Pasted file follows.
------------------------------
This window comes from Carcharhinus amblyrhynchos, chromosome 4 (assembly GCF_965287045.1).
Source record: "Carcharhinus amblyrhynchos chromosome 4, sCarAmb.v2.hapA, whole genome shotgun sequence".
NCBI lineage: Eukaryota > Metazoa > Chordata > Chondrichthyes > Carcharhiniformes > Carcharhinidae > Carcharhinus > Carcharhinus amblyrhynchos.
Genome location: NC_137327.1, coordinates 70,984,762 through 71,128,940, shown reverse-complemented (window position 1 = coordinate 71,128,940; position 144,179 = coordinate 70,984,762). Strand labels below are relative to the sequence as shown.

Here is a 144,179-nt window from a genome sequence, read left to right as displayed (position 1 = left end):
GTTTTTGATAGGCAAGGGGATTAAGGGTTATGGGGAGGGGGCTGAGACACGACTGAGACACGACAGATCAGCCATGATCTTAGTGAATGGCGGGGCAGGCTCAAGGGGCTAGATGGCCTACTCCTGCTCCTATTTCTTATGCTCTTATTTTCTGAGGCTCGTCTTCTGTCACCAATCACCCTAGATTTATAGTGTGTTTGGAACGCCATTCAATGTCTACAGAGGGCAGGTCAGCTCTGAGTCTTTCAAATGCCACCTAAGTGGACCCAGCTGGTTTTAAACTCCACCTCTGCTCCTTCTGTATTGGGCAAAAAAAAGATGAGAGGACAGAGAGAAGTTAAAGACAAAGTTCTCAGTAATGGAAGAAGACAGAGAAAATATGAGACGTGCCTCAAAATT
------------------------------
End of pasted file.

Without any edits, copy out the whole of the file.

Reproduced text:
This window comes from Carcharhinus amblyrhynchos, chromosome 4 (assembly GCF_965287045.1).
Source record: "Carcharhinus amblyrhynchos chromosome 4, sCarAmb.v2.hapA, whole genome shotgun sequence".
NCBI lineage: Eukaryota > Metazoa > Chordata > Chondrichthyes > Carcharhiniformes > Carcharhinidae > Carcharhinus > Carcharhinus amblyrhynchos.
Genome location: NC_137327.1, coordinates 70,984,762 through 71,128,940, shown reverse-complemented (window position 1 = coordinate 71,128,940; position 144,179 = coordinate 70,984,762). Strand labels below are relative to the sequence as shown.

Here is a 144,179-nt window from a genome sequence, read left to right as displayed (position 1 = left end):
GTTTTTGATAGGCAAGGGGATTAAGGGTTATGGGGAGGGGGCTGAGACACGACTGAGACACGACAGATCAGCCATGATCTTAGTGAATGGCGGGGCAGGCTCAAGGGGCTAGATGGCCTACTCCTGCTCCTATTTCTTATGCTCTTATTTTCTGAGGCTCGTCTTCTGTCACCAATCACCCTAGATTTATAGTGTGTTTGGAACGCCATTCAATGTCTACAGAGGGCAGGTCAGCTCTGAGTCTTTCAAATGCCACCTAAGTGGACCCAGCTGGTTTTAAACTCCACCTCTGCTCCTTCTGTATTGGGCAAAAAAAAGATGAGAGGACAGAGAGAAGTTAAAGACAAAGTTCTCAGTAATGGAAGAAGACAGAGAAAATATGAGACGTGCCTCAAAATT